VIP that that was me. That's why I took out the offer. And now I'm bringing back a 90 minute or up to two hour offer, which Oh, yeah, that's very doable. So yeah, for you to thank for that. So
that and it's not just service providers, though, who are burnt out on it, right? It's also clients. So as you pull out those extra calls the chop off the extra four hours. And you can actually say, when you work with me, I'm like the competition, I don't need you on Zoom for six hours. I only need you on Zoom for two hours to get to get as good or better result. So that's that positioning less as more. Yeah. So that's where I would recommend people start to start getting their bearings on what needs what needs to shift.
Oh, this is so much goodness, I'm so glad that we have a transcript as well as of course this wonderful interview. So, Hunter, thank you so much for all of your wisdom that you've bestowed upon us today. And for anyone who's thinking, oh, gosh, I need more of hunter in my life. How have I only just learned about her right now. And not sooner? Where can we go to connect with you for the first time or to continue connecting with you?
Yes. Oh, man. Well, thank you so much for having me for this conversation. It's really it's one of my favorite things to talk about. So I hang out on Instagram at the agent, she is the name of my business. And you will put that in.
No, no worries.
me on Instagram, come say hi, I hang out in my stories. I spend time in my DMs if you say hi and that you find me on this podcast, we'll really have a real conversation. And then if people will come to the agent she.com/rebels. How I said I could teach seven master classes. I could I have. I have a mini course that listeners can get for free called the ease equation. And it really spends time walking you through the time, energy and money resources and how to pull pair those down play with those so that you can make your business easy both for you to deliver on and easy for people to invest in. So I'll have a link for that for people to be able to grab that course for free.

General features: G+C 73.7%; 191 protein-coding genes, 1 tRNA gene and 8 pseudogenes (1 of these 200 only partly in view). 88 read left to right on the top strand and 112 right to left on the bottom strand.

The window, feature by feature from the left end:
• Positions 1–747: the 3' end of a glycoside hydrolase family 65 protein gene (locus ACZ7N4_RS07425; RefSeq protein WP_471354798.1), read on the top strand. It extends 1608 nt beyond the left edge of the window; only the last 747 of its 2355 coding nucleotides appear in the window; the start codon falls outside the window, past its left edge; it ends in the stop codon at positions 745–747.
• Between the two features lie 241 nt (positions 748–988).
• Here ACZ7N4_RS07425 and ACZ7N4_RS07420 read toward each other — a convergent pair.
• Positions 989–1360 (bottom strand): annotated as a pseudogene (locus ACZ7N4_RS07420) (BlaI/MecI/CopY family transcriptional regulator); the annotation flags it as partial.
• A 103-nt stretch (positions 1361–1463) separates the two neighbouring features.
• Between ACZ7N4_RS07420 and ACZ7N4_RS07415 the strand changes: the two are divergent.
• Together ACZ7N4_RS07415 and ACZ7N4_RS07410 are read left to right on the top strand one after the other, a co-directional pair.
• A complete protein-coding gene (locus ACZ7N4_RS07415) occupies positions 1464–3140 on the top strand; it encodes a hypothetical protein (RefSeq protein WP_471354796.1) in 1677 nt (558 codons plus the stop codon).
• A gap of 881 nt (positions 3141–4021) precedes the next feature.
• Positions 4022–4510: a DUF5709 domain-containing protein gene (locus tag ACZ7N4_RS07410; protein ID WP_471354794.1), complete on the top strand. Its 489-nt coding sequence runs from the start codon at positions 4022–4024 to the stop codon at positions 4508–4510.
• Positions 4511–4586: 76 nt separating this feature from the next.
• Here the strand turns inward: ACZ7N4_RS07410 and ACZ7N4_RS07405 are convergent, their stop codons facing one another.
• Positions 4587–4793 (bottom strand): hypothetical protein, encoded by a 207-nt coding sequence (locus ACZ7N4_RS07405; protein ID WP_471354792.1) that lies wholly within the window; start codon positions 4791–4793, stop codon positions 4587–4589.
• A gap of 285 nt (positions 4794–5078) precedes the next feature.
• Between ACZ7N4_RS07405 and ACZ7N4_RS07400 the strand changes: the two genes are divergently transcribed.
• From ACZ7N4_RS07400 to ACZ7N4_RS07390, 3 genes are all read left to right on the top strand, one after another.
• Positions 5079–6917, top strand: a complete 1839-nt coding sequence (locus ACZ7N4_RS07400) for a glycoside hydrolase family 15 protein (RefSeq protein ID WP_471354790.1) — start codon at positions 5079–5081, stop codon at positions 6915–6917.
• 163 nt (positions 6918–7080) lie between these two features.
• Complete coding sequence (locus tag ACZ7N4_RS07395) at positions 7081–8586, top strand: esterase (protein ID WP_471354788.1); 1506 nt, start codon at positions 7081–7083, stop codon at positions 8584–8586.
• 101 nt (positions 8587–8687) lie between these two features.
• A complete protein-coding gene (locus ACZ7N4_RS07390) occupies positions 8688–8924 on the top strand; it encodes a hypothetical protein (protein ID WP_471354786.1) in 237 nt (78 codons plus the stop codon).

Oh, awesome. So I made sure to put all the links in the show notes. So if you're listening, thinking, Oh, where'd I get all of this goodness? Again, I got you right in the show notes. So before I let you go to go about the rest of your day. I got two final questions for you. Are you ready?
I am so ready.
So as you know, this podcast is called the quiet rebels. So whenever I have a guest I'm always so curious to ask them. So what makes you a quiet rebel? Would you
love it? So I was like, I've been playing with that since you asked me Are you mentioned that question to me a while back and I was like that? I mean, the answer is is that everything I do I feel like is a bit rebellious and swimming down a different river but everybody else's, right. And I'm an introvert most of introverts and I'm not interested in causing a big scene in my rebellion. I'm just swimming down the other fork of the river and if people want to follow it, that's great. And so yeah, that's what it is. I think.
I love that because that's exactly how I describe it not not so much true and That water analogy but I literally think okay, for for those who you know are fine with the status quo call you do you right? Or for anyone who wants to explore this uncharted territory with me like, I may be having like, I'm maybe lighting the web, I've no clue what's out there, come along if you want to follow along if you want to, hey, we don't know what we're gonna find. So I love that when you said it was that you're the introverts of introverts. It's not about creating that big splash. So we're gonna go with that rich river analogy, right? It's like, no, okay, this is the main river. But I see that little tributary right here. And I just want to meander along that and just to see what else I can. And I love that. So thank you for sharing what makes you acquirable. And finally, I love asking this question for my guests as well. So thank you for letting me know you're okay with me to ask you this as well. Which is what is one weird fact or a fun story about you that no one else knows on the internet.